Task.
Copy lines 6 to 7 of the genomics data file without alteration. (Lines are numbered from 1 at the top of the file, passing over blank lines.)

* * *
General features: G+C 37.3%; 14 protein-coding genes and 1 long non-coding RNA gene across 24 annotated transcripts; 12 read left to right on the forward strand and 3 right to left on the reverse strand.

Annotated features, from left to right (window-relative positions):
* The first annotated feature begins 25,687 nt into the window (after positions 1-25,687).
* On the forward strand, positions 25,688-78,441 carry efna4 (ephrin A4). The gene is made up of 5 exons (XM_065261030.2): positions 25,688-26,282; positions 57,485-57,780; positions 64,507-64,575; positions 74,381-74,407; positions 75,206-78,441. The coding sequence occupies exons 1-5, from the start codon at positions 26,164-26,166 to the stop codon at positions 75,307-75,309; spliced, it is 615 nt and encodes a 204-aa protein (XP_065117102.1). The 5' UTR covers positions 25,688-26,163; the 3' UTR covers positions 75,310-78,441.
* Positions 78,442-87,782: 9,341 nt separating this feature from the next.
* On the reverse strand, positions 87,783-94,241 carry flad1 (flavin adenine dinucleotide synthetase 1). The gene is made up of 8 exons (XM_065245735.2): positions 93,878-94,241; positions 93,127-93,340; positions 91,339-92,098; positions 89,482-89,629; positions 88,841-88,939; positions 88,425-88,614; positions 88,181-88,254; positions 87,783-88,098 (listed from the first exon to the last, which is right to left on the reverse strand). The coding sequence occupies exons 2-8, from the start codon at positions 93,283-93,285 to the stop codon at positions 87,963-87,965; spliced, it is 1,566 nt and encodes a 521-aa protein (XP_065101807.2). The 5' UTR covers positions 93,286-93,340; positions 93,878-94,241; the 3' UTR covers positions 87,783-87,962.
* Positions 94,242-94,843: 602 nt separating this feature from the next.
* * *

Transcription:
* On the reverse strand, positions 87,783-94,241 carry flad1 (flavin adenine dinucleotide synthetase 1). The gene is made up of 8 exons (XM_065245735.2): positions 93,878-94,241; positions 93,127-93,340; positions 91,339-92,098; positions 89,482-89,629; positions 88,841-88,939; positions 88,425-88,614; positions 88,181-88,254; positions 87,783-88,098 (listed from the first exon to the last, which is right to left on the reverse strand). The coding sequence occupies exons 2-8, from the start codon at positions 93,283-93,285 to the stop codon at positions 87,963-87,965; spliced, it is 1,566 nt and encodes a 521-aa protein (XP_065101807.2). The 5' UTR covers positions 93,286-93,340; positions 93,878-94,241; the 3' UTR covers positions 87,783-87,962.
* Positions 94,242-94,843: 602 nt separating this feature from the next.